Tweed Commission outlines views on net salmon fishing
The River Tweed Commission (RTC) has responded to concerns about the future of net fishing in Berwick.
Fears were aired at a Berwick Regeneration Commission meeting last month about the potential closure of the Gardo fishery, the only remaining netting station on the lower reaches of the Tweed.
RTC clerk Fay Hieatt said: “It is, and has never been, the RTC’s intention to close the netting concerns in Berwick, when and where there is an adequate stock of fish that can be exploited.
“The RTC recognises the long netting history on Tweed, and wishes only for that industry – in return – to recognise that some salmon stocks on the river are more fragile than others and should not be exploited. That would mean fishing sustainably by putting the fish first, and not killing salmon until after the spring season has concluded.
“The RTC seeks only to further protect the fragile spring salmon stock on the river, which all of the Tweed rod fisheries already do by implementing catch and release until June 30 each season. We want to see a fair and equitable policy whereby all types of fishing on the river recognises this weak stock and agrees to allow it the chance to reach its home areas within the system to fully spawn the next generation.
“In 2018, more than ever, this is incredibly important given the paucity of early-running fish in the river.
“The Tweed’s summer stocks of salmon are, however, holding up at present.”
She continued: “It is therefore unnecessary as yet to prevent either rods or nets from taking some of these fish. For spring fish though, it is merely a question of all who have the welfare of the river at heart making the right decision to preserve a stock in difficulties.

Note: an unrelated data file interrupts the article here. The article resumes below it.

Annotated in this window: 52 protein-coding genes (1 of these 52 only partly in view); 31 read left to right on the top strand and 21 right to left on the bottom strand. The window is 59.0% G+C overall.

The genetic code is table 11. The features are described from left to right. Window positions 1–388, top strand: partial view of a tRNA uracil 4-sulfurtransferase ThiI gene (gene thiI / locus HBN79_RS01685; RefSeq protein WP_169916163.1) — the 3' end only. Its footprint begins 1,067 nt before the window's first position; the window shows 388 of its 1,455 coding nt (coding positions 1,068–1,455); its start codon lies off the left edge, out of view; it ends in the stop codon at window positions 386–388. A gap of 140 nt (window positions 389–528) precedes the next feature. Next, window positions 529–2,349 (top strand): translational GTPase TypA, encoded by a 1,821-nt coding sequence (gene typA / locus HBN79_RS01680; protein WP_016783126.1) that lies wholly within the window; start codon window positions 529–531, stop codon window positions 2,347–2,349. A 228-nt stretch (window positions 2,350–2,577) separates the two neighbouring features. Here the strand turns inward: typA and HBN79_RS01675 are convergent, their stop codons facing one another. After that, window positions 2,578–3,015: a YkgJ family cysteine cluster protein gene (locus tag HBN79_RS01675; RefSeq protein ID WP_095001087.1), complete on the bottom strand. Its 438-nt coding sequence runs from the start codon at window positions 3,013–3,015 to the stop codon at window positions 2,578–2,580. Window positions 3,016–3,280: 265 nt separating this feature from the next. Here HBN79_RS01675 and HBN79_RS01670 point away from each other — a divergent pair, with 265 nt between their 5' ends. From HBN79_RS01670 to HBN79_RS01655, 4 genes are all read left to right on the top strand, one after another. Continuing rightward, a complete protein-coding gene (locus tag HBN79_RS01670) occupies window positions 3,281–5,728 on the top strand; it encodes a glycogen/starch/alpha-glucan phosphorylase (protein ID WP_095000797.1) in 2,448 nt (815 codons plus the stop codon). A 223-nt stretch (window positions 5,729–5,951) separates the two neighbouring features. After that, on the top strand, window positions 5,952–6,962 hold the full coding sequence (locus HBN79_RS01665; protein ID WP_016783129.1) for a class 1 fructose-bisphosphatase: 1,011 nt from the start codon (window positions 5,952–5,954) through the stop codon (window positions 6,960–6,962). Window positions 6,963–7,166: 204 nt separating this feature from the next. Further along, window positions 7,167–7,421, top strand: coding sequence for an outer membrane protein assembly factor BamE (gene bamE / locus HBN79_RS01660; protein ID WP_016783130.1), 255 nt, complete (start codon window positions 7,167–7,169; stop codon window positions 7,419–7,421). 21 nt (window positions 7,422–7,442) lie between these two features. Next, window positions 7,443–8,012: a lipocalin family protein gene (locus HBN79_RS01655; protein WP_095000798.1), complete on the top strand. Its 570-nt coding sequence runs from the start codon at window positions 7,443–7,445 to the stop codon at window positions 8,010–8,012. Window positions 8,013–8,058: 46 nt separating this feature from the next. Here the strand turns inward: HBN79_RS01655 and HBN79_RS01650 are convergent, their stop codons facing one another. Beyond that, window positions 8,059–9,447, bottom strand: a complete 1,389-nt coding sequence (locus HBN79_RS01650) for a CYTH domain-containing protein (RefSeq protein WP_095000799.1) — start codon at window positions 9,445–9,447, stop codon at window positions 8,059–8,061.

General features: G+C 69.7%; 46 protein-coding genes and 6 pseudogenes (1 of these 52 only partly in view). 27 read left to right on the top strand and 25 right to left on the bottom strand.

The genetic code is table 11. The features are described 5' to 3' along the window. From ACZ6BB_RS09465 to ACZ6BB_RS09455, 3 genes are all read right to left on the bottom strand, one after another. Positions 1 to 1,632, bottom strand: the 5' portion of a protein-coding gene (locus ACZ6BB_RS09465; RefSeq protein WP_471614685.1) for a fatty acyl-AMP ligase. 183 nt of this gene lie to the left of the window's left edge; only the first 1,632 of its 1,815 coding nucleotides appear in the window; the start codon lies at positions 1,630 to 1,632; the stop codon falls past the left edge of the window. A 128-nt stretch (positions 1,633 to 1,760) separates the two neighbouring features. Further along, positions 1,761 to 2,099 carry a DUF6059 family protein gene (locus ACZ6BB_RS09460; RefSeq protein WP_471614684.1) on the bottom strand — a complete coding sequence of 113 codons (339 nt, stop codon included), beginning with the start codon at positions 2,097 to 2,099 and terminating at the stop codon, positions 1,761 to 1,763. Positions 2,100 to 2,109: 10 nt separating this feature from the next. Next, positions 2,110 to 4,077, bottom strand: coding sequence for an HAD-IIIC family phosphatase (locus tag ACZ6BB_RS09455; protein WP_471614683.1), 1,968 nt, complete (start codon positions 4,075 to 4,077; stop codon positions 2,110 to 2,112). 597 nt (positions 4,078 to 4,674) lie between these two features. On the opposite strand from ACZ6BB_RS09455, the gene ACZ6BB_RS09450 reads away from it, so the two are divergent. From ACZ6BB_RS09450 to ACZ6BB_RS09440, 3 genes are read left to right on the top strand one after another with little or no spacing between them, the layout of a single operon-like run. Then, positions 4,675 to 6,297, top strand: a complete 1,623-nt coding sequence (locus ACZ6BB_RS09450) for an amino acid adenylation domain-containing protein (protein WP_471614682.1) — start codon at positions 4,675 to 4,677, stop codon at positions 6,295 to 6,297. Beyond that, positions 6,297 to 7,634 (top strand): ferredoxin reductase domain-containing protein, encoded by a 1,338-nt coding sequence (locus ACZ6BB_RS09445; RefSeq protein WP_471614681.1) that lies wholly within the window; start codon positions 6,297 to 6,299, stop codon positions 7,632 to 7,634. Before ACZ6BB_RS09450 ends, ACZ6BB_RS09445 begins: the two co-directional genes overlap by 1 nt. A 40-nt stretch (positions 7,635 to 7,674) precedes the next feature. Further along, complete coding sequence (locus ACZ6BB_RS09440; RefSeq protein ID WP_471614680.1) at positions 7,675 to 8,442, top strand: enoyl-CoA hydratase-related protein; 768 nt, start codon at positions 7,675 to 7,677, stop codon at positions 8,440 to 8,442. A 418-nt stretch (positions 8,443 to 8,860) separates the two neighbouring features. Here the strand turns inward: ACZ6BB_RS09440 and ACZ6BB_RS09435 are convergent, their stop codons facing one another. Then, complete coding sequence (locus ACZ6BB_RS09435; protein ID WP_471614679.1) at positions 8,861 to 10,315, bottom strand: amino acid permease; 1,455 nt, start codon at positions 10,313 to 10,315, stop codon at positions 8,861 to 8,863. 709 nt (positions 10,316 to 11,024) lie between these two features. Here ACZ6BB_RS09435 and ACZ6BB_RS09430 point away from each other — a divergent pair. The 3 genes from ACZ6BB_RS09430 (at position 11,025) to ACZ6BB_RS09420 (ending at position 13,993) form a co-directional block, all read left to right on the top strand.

She explained that the proposed closure of the North East Drift Net Fishery, following a consultation carried out by the Environment Agency (EA) last year, has been delayed for a further season due to the number of responses the EA received. This proposal has no impact on the in-river netting concerns on the Tweed, which is an entirely different matter under different jurisdiction.
The whole of the Tweed fishery – on both sides of the border - is governed by its own unique legislation (agreed by both Parliaments) and is implemented by the River Tweed Commission (RTC).
Secondary legislation such as Regulation Orders, is set by the Scottish Government alone, and Ms Hieatt explained that it is for this reason that the RTC’s role is so important as an impartial regulator on the river; ensuring that the democratic deficit created by the Scottish Government making laws that affect England does not disadvantage English interests.